Bravo has conducted a study on ad receptivity (and no, its findings were not “OMG Bravo is the gr8est”) in tandem with market research company Neuro-Insight, and the report contains a surprising conclusion: It doesn’t actually matter that much if an ad’s product is endemic to the program a consumer is watching (meaning that it matches the show’s content).
Or rather, it does matter, but a match between an ad’s theme and the program matters more. For example, a marketer can run a makeup ad during a fashion makeover show and get the expected category bump. But Acura, say, can also run an ad focusing on the car’s beauty and luxury (as opposed to horsepower or mileage or vampire-killing headlights) and get even better retention with the viewer, who perks back up when something that looks thematically similar to the show he was already watching comes on.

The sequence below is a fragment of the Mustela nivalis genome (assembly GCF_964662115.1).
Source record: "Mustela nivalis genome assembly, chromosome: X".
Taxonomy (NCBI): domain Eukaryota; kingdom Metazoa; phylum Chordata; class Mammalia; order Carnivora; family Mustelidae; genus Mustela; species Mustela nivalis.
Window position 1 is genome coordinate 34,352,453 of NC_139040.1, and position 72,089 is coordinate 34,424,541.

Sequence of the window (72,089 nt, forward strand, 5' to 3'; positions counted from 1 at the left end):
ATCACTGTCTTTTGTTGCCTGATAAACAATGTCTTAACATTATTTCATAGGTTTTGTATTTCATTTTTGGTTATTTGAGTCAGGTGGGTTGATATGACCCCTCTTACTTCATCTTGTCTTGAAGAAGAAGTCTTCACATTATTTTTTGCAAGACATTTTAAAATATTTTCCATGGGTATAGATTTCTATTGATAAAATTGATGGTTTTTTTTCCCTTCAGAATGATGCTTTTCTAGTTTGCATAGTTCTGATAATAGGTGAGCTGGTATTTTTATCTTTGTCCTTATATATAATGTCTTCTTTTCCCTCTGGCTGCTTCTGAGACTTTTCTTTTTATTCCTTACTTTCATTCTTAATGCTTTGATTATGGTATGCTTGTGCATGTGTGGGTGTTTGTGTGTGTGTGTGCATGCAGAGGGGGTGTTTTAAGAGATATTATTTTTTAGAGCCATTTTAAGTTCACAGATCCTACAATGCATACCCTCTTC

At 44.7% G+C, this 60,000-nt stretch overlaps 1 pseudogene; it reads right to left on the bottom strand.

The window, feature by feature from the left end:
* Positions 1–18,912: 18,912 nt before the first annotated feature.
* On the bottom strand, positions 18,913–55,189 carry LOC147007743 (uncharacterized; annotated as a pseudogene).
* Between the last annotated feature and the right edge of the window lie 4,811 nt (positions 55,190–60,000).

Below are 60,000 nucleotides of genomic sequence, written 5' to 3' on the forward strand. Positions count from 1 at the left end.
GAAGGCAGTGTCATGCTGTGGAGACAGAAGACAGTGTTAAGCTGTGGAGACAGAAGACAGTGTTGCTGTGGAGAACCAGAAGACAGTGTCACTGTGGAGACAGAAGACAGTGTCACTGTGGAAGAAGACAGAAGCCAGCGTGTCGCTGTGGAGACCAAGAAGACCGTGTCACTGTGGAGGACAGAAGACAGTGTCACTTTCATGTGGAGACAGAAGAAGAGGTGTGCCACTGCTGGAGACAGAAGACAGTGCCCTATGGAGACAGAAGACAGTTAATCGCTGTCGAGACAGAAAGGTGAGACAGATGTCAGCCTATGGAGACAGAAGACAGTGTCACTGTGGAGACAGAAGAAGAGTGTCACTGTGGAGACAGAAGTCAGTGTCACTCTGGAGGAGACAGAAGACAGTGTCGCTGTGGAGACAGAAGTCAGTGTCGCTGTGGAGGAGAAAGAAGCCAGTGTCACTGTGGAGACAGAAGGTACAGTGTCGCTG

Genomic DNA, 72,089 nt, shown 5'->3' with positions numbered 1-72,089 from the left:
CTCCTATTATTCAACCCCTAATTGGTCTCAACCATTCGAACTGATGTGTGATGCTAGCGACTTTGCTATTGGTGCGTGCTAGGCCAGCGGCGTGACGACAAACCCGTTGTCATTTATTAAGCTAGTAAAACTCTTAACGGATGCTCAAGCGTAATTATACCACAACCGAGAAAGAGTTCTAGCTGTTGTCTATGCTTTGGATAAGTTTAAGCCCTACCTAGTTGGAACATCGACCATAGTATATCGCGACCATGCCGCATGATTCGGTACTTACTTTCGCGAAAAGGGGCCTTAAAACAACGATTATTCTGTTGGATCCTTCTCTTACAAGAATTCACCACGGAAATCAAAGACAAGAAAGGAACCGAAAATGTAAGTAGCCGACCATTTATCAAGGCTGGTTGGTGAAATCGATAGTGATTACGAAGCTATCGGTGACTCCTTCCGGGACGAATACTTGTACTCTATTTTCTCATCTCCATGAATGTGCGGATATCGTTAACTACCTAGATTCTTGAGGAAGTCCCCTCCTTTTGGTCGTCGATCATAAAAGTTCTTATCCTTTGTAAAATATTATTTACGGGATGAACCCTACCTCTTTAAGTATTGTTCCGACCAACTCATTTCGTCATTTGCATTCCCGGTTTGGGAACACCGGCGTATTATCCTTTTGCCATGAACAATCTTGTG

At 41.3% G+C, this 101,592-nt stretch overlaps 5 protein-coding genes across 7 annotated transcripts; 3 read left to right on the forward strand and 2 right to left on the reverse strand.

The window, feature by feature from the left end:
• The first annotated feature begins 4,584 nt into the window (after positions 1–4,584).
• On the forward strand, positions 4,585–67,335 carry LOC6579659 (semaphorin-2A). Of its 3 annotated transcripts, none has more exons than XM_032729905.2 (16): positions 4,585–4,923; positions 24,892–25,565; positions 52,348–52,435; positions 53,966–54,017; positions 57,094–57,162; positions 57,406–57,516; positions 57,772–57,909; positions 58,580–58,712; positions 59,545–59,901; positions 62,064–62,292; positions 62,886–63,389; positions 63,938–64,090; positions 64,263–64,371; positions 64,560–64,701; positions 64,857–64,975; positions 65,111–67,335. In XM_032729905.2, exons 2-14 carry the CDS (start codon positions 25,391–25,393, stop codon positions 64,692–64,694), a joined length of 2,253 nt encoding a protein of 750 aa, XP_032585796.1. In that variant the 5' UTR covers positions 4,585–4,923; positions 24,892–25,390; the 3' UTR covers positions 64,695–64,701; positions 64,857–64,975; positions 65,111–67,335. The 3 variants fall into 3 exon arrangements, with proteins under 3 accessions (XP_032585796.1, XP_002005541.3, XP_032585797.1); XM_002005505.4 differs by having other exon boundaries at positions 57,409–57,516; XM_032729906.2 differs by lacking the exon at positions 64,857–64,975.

Yes, you read that right. Marketers get better retention if the category doesn’t match, and the theme does.
The study calls these ads “neo-contextual,” and their advantages are considerable. The former will get a 15 percent advantage over an ad that’s not matched at all as opposed to 9 percent for an ad that matches only by category.
Third, and most effective (a 19 percent boost), are network-created “program-hybrid” ads, which use show elements or talent.
Originally Published in Adweek By Sam Thielman